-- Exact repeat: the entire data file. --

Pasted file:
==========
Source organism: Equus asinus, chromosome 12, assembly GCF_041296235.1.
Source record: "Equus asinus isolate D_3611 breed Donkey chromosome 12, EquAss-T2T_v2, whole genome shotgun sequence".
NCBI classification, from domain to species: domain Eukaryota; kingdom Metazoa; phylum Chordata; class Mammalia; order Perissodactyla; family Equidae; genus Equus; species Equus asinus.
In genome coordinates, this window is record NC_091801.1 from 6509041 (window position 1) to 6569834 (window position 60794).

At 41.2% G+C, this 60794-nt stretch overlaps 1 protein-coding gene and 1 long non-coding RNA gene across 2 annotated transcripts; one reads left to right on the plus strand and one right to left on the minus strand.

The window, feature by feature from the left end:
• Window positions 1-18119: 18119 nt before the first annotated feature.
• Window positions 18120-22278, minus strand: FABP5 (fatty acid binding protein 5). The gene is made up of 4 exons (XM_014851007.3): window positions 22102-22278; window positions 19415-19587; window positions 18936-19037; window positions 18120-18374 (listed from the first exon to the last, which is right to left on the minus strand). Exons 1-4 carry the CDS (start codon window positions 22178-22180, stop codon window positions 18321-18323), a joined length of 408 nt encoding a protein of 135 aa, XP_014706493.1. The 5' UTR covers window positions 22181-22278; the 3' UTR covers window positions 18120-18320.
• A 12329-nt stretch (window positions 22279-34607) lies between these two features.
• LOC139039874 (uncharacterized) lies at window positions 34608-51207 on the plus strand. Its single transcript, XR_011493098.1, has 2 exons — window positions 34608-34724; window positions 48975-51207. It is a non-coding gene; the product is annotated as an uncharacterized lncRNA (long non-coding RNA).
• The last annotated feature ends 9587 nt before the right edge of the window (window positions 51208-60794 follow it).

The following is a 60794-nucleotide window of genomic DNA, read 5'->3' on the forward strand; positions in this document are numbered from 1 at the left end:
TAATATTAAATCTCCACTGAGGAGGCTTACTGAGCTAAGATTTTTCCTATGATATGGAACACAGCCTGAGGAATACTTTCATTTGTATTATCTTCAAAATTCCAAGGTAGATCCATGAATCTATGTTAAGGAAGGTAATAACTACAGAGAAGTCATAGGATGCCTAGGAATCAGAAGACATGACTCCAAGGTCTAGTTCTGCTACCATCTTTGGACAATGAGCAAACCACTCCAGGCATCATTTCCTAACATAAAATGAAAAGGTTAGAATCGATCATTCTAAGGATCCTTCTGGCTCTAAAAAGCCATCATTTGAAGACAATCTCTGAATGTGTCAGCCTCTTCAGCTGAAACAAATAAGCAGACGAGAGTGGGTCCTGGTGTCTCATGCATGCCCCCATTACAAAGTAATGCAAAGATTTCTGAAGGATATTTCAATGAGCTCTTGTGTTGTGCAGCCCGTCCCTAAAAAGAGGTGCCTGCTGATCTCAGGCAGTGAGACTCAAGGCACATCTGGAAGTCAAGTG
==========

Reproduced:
Source organism: Equus asinus, chromosome 12, assembly GCF_041296235.1.
Source record: "Equus asinus isolate D_3611 breed Donkey chromosome 12, EquAss-T2T_v2, whole genome shotgun sequence".
NCBI classification, from domain to species: domain Eukaryota; kingdom Metazoa; phylum Chordata; class Mammalia; order Perissodactyla; family Equidae; genus Equus; species Equus asinus.
In genome coordinates, this window is record NC_091801.1 from 6509041 (window position 1) to 6569834 (window position 60794).

At 41.2% G+C, this 60794-nt stretch overlaps 1 protein-coding gene and 1 long non-coding RNA gene across 2 annotated transcripts; one reads left to right on the plus strand and one right to left on the minus strand.

The window, feature by feature from the left end:
• Window positions 1-18119: 18119 nt before the first annotated feature.
• Window positions 18120-22278, minus strand: FABP5 (fatty acid binding protein 5). The gene is made up of 4 exons (XM_014851007.3): window positions 22102-22278; window positions 19415-19587; window positions 18936-19037; window positions 18120-18374 (listed from the first exon to the last, which is right to left on the minus strand). Exons 1-4 carry the CDS (start codon window positions 22178-22180, stop codon window positions 18321-18323), a joined length of 408 nt encoding a protein of 135 aa, XP_014706493.1. The 5' UTR covers window positions 22181-22278; the 3' UTR covers window positions 18120-18320.
• A 12329-nt stretch (window positions 22279-34607) lies between these two features.
• LOC139039874 (uncharacterized) lies at window positions 34608-51207 on the plus strand. Its single transcript, XR_011493098.1, has 2 exons — window positions 34608-34724; window positions 48975-51207. It is a non-coding gene; the product is annotated as an uncharacterized lncRNA (long non-coding RNA).
• The last annotated feature ends 9587 nt before the right edge of the window (window positions 51208-60794 follow it).

The following is a 60794-nucleotide window of genomic DNA, read 5'->3' on the forward strand; positions in this document are numbered from 1 at the left end:
TAATATTAAATCTCCACTGAGGAGGCTTACTGAGCTAAGATTTTTCCTATGATATGGAACACAGCCTGAGGAATACTTTCATTTGTATTATCTTCAAAATTCCAAGGTAGATCCATGAATCTATGTTAAGGAAGGTAATAACTACAGAGAAGTCATAGGATGCCTAGGAATCAGAAGACATGACTCCAAGGTCTAGTTCTGCTACCATCTTTGGACAATGAGCAAACCACTCCAGGCATCATTTCCTAACATAAAATGAAAAGGTTAGAATCGATCATTCTAAGGATCCTTCTGGCTCTAAAAAGCCATCATTTGAAGACAATCTCTGAATGTGTCAGCCTCTTCAGCTGAAACAAATAAGCAGACGAGAGTGGGTCCTGGTGTCTCATGCATGCCCCCATTACAAAGTAATGCAAAGATTTCTGAAGGATATTTCAATGAGCTCTTGTGTTGTGCAGCCCGTCCCTAAAAAGAGGTGCCTGCTGATCTCAGGCAGTGAGACTCAAGGCACATCTGGAAGTCAAGTG